Each of these “whales” will likely have a unique set of vulnerabilities, as well. The CEO may have access to the banking system but may not have administrative access to the network. An IT director, on the other hand, will likely have the highest levels of admin access, and minimal financial account access. When you can identify the unique vulnerability of each key employee, you can better prepare for and anticipate what attackers may try to do. This is important for each employee to understand, as well.

3.     Educate Employees

Once vulnerabilities are identified, it is easier to focus on employee preparedness. Certain employees, such as executives, may be better suited for a high-level cybersecurity education. This could involve a briefing on the latest trends in e-mail scams, how to spot suspicious employee requests, and what precautions should be taken in given scenarios. 

The IT department will benefit from a more detailed education. In our training programs catered to technologically inclined employees, we share tips on best cybersecurity practices, password and user policies, and overall IT security policies. We also review policies such as those relating to bring-your-own-devices, multi-factor authentication, network and WiFi access, and remote work configurations. 

We also encourage all employees to undergo at least a foundational level of cybersecurity training, and it is important to have that training done as part of the onboarding process. Cybercriminals look for the weakest link, and often it is the newest, most naïve employee. 

Finally, all employees should undergo routine re-training, where recent social engineering and cybersecurity trends are discussed, and employees share any experiences they may have witnessed among themselves.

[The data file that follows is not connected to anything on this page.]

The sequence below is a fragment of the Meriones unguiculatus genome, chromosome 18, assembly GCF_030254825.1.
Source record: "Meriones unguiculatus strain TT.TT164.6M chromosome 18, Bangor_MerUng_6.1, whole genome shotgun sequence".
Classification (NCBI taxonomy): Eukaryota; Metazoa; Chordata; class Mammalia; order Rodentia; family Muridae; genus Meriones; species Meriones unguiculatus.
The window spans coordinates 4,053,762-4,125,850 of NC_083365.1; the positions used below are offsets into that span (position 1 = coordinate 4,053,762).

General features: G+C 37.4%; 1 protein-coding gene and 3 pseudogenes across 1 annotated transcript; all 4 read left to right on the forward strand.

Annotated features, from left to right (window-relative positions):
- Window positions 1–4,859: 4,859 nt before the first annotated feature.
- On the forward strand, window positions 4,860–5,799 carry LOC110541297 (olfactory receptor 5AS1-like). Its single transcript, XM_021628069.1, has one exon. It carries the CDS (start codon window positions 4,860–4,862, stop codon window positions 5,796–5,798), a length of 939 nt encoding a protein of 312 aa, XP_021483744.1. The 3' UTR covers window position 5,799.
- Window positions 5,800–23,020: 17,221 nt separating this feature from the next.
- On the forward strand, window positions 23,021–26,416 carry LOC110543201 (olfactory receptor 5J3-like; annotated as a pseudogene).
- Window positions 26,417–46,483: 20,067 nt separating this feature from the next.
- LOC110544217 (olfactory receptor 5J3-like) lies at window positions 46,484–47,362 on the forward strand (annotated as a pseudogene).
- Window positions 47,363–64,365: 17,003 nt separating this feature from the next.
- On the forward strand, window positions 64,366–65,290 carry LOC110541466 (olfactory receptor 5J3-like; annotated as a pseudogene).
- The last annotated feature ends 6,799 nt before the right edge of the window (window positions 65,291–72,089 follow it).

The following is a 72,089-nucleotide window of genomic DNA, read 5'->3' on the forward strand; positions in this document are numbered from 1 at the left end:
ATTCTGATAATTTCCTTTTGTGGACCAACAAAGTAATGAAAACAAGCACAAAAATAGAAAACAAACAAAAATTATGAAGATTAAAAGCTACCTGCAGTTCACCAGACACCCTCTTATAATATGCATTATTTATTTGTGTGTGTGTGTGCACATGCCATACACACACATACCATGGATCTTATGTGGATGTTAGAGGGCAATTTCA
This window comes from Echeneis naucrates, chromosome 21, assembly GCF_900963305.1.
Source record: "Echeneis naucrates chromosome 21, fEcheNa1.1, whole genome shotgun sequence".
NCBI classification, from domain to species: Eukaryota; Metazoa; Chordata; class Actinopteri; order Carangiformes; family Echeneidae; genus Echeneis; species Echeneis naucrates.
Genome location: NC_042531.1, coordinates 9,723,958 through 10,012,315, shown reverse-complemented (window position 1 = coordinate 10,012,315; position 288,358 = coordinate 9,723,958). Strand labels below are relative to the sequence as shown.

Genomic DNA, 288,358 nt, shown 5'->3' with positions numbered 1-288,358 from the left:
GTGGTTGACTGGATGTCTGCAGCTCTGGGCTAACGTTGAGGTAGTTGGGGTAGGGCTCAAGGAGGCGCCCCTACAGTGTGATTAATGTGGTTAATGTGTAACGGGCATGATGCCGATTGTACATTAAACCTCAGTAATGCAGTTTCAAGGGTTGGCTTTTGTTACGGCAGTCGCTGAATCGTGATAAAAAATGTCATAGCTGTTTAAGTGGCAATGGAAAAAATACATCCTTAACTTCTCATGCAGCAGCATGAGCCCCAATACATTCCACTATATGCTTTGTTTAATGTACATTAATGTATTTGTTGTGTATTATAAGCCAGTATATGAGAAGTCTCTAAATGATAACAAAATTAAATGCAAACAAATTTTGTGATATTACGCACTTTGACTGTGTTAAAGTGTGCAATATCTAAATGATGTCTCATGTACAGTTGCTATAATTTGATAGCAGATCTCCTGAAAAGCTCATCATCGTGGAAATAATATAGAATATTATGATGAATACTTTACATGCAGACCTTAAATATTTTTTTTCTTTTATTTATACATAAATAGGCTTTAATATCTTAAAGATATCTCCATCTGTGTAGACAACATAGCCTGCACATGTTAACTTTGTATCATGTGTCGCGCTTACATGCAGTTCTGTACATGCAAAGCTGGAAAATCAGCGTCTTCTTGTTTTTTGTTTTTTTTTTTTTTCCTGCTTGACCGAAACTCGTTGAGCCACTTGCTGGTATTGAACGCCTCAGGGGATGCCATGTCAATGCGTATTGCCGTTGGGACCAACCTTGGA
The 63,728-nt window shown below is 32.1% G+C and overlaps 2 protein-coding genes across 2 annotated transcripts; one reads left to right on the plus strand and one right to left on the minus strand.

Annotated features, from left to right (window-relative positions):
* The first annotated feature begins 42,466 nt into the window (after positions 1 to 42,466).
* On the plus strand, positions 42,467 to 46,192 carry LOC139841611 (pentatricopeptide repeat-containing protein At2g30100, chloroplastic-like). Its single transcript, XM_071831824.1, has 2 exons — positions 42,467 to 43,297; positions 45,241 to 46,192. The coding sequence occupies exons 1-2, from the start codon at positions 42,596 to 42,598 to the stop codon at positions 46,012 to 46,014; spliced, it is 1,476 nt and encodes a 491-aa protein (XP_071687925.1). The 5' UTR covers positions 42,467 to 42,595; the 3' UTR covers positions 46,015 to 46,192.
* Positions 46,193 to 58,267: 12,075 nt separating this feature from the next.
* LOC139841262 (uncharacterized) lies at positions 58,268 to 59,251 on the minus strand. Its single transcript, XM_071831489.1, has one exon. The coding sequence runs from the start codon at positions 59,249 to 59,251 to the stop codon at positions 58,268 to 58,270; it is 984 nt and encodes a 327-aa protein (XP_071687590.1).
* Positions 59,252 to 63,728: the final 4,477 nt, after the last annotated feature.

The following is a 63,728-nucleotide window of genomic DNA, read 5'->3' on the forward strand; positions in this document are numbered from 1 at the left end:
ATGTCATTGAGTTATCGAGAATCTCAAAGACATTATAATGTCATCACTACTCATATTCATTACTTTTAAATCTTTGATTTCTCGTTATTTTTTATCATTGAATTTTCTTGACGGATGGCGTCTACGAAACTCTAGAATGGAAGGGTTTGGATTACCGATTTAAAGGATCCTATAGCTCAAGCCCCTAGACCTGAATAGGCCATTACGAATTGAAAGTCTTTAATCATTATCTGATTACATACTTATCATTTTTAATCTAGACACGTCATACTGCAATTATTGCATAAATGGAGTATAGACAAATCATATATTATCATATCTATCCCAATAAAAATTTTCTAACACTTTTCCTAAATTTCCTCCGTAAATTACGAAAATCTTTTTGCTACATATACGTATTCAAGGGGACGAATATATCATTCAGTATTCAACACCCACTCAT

4.     Consider Changes

The worst cybersecurity policy is one that doesn’t change with time. A company’s policies and procedures should be regularly reviewed in light of trending cyberattacks, and employee experiences should be tracked and recorded so that security measures can adapt, and employee training is updated to reflect current threats. 

Consider quarterly reviews of your cybersecurity practices and policies, and confirm that employees are trained in them and getting refreshers on a regular (we suggest quarterly) basis. Then monitor and update the policies as needed to keep up with the latest types of threats. Just as you would patch software security holes, you should also modify and patch your own practices and policies, including employee policies.

5.     Engage Experts

Finally, we encourage engaging an external assessment team that can review your current practices and provide insight as to what your organization might need to implement for optimal protection from future threats. IT departments and CTOs undoubtedly stay abreast of numerous issues that relate to their organization’s security, but it is nearly impossible to stay on top of everything – particularly at the pace of today’s advancements and cyber threat evolutions. Hiring a diversified team of cybersecurity experts that can assess your network and develop a customized plan for you offers your organization the greatest protection. 

Of course, be wary of the assessment teams that exist solely to recommend products. You’ll inevitably end up needing to purchase their products. We suggest finding a team whose purpose is to provide government-level assessments and provide multi-faceted recommendations. A great repository of candidates trained to the highest cybersecurity standards of the DoD can be found at the Cyber-AB Marketplace. You’ll find us there, and if you mention this blog when you contact us, we will be happy to provide a free initial consultation.